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14 minutes ago, sparky151 said:

 

Agree the bars were wise to take the buyouts, they were fairly generous. But that has nothing to do with the city's power to take the tangible and intangible property. There's really no question that Ohio law allows publicly owned sports teams and allows the taking of privately owned ones by local governments. Thus my question as to why local politicians in Cincinnati aren't proposing something along those lines. The NFL is basically a partnership of 32 independent businesses, unlike MLS. There is a league rule prohibiting public ownership (with a grandfather exemption for Green Bay). But that league rule doesn't trump sovereign powers. If the city council seized the team, paid the Browns fair value, then tried to sell it to Jeff Bezos or whomever, the league could approve or disapprove of his candidacy. But the league isn't free to dissolve the Bengals team or eject them from the partnership. Indeed, the league's response would likely be to ask the city to sell the team to a rich individual (not named Mike Brown).

You actually think the city can take over a perfectly legitimate, legally run, fully up to date on taxes business over and resell it to somebody they like?   The US District Court would bend Cincinnati over and stick a dick in its ass.  Utter Fascism.  

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Found this snippet. Had completely forgotten this historical footnote:

 

The city of Baltimore, Maryland, tried to keep its NFL team, the Colts, through the exercise of EMINENT DOMAIN. Eminent domain is the power of a government to take private property for public use, with compensation to the party deprived of the property. In early 1984 the Baltimore Colts were having difficulty obtaining a satisfactory lease for Baltimore's Memorial Stadium. Owner Robert Irsay began to receive solicitations from the city of Indianapolis, Indiana, for the Colts to play in the city's Hoosier Dome. In February 1984 the Maryland Senate entertained a bill that would give the city of Baltimore the authority to condemn and take over professional sports franchises, but it postponed a vote on the bill.

On February 28, 1984, the U.S. Court of Appeals for the Ninth Circuit announced its decision in the Los Angeles Memorial Coliseum case, which affirmed the right of Oakland Raiders' owner Al Davis to move the team to Los Angeles. The NFL told Irsay in a private meeting that, in light of the decision in the Raiders' case, it would not oppose any move by the Colts. Irsay continued to negotiate for a financial package that would keep the Colts in Baltimore until he learned that the Maryland Senate had passed the eminent domain legislation.

Irsay decided to move the Colts to Indianapolis immediately. That day, vice president and general manager Michael Chernoff arranged for a moving company to come to the Colts' training facility and load the team equipment into vans. The Colts left Baltimore, their home city for thirty years, during the night of March 28–29, 1984.

On March 30, 1984, the Maryland Senate passed an emergency bill that gave the city of Baltimore the power of eminent domain over the team. The city immediately passed an ordinance that authorized the condemnation and then filed a petition in court, seeking to acquire the Colts by eminent domain and to prevent the team from doing anything to further the movement of the franchise, but it was too late. A federal court eventually held in December 1985 that Baltimore did not have the power of eminent domain over the Colts because it had not attempted to compensate the franchise and because the franchise had relocated to another state (Indianapolis Colts v. Mayor of Baltimore, 741 F.2d 954 [7th Cir. 1984], cert. denied, 470 U.S. 1052, 105 S. Ct. 1753, 84 L. Ed. 2d 817 [1985]).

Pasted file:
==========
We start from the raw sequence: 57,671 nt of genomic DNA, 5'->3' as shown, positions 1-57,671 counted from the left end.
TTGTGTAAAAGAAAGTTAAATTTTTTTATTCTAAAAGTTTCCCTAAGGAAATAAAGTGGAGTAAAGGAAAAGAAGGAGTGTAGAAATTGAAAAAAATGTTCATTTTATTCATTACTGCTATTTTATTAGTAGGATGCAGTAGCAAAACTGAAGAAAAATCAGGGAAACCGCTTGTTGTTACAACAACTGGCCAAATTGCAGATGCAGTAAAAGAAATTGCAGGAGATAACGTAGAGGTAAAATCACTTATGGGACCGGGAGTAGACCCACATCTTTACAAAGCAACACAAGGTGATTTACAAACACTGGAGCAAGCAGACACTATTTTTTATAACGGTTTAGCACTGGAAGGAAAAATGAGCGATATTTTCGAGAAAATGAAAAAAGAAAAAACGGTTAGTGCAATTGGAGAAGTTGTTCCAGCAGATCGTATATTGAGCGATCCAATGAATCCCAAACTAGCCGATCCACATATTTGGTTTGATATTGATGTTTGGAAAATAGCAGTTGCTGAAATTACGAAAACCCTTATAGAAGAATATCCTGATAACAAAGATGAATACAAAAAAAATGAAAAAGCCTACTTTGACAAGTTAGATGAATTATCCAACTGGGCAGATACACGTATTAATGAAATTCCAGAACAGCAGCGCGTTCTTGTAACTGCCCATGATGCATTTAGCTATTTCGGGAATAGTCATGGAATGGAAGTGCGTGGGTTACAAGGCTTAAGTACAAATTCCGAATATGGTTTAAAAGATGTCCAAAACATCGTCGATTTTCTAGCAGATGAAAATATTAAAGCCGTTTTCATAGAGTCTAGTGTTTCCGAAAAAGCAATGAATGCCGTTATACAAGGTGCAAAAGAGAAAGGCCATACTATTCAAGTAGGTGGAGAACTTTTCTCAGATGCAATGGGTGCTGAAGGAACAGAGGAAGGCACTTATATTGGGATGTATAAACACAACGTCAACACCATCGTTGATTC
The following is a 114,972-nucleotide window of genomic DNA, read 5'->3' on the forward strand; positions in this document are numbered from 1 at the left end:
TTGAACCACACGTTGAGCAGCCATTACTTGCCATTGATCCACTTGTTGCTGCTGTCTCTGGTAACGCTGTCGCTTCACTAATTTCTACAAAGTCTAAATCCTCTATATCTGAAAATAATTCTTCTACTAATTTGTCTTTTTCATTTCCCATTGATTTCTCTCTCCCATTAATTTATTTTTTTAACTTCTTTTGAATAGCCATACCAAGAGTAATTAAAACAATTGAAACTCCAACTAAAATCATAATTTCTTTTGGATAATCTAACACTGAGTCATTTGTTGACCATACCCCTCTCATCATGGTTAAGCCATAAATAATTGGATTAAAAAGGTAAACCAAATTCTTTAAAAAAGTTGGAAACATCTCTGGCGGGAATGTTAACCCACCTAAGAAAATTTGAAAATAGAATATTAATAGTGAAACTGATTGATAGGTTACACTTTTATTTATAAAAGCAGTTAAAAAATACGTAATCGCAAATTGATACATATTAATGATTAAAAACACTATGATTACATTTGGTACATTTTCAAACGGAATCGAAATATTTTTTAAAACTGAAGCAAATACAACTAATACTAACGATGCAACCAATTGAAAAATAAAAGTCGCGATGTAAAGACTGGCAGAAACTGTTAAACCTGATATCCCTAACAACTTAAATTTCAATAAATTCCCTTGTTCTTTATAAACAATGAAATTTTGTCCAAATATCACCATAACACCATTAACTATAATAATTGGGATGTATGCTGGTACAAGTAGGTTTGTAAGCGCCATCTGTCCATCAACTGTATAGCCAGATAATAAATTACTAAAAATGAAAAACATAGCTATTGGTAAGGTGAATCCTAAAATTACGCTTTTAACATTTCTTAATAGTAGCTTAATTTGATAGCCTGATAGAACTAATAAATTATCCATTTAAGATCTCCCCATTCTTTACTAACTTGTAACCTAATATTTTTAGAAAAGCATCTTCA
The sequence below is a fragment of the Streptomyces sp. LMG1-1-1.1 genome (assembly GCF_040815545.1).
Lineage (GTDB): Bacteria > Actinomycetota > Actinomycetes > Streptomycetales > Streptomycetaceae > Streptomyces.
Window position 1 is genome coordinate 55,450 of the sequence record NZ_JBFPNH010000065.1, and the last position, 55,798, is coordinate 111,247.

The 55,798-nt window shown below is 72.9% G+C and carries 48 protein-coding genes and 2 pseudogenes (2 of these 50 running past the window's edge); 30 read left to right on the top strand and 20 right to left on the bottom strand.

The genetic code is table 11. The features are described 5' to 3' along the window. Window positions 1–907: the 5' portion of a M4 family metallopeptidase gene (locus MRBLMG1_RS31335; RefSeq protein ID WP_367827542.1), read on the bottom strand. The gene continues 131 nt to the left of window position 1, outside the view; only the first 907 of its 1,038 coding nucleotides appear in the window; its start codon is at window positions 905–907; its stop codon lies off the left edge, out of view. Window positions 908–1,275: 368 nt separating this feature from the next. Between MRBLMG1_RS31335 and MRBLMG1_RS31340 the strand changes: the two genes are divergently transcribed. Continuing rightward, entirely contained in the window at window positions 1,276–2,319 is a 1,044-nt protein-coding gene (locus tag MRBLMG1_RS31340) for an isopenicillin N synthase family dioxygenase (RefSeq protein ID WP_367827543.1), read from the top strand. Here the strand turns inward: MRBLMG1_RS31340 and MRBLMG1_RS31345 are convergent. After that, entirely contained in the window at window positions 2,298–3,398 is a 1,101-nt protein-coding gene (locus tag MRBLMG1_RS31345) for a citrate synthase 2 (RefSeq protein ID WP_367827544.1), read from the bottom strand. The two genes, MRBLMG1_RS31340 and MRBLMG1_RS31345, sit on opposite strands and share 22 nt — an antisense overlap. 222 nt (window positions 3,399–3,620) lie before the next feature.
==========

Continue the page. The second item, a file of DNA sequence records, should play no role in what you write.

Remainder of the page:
https://law.jrank.org/pages/10434/Sports-Law-COME-BACK-SHANE-MOVEMENT-PROFESSIONAL-SPORTS-TEAMS.html

 

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3 hours ago, SF2 said:

You actually think the city can take over a perfectly legitimate, legally run, fully up to date on taxes business over and resell it to somebody they like?   The US District Court would bend Cincinnati over and stick a dick in its ass.  Utter Fascism.  

 

Yes, certainly they can. More than 200 years of history and lots of court decisions support the power of local governments to take property provided fair compensation is paid. 

 

What provision of law do you think would prevent it? There are practical obstacles such as arranging financing but no serious legal impediments. 

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2 hours ago, Le Tigre said:

Found this snippet. Had completely forgotten this historical footnote:

 

The city of Baltimore, Maryland, tried to keep its NFL team, the Colts, through the exercise of EMINENT DOMAIN. Eminent domain is the power of a government to take private property for public use, with compensation to the party deprived of the property. In early 1984 the Baltimore Colts were having difficulty obtaining a satisfactory lease for Baltimore's Memorial Stadium. Owner Robert Irsay began to receive solicitations from the city of Indianapolis, Indiana, for the Colts to play in the city's Hoosier Dome. In February 1984 the Maryland Senate entertained a bill that would give the city of Baltimore the authority to condemn and take over professional sports franchises, but it postponed a vote on the bill.

On February 28, 1984, the U.S. Court of Appeals for the Ninth Circuit announced its decision in the Los Angeles Memorial Coliseum case, which affirmed the right of Oakland Raiders' owner Al Davis to move the team to Los Angeles. The NFL told Irsay in a private meeting that, in light of the decision in the Raiders' case, it would not oppose any move by the Colts. Irsay continued to negotiate for a financial package that would keep the Colts in Baltimore until he learned that the Maryland Senate had passed the eminent domain legislation.

Irsay decided to move the Colts to Indianapolis immediately. That day, vice president and general manager Michael Chernoff arranged for a moving company to come to the Colts' training facility and load the team equipment into vans. The Colts left Baltimore, their home city for thirty years, during the night of March 28–29, 1984.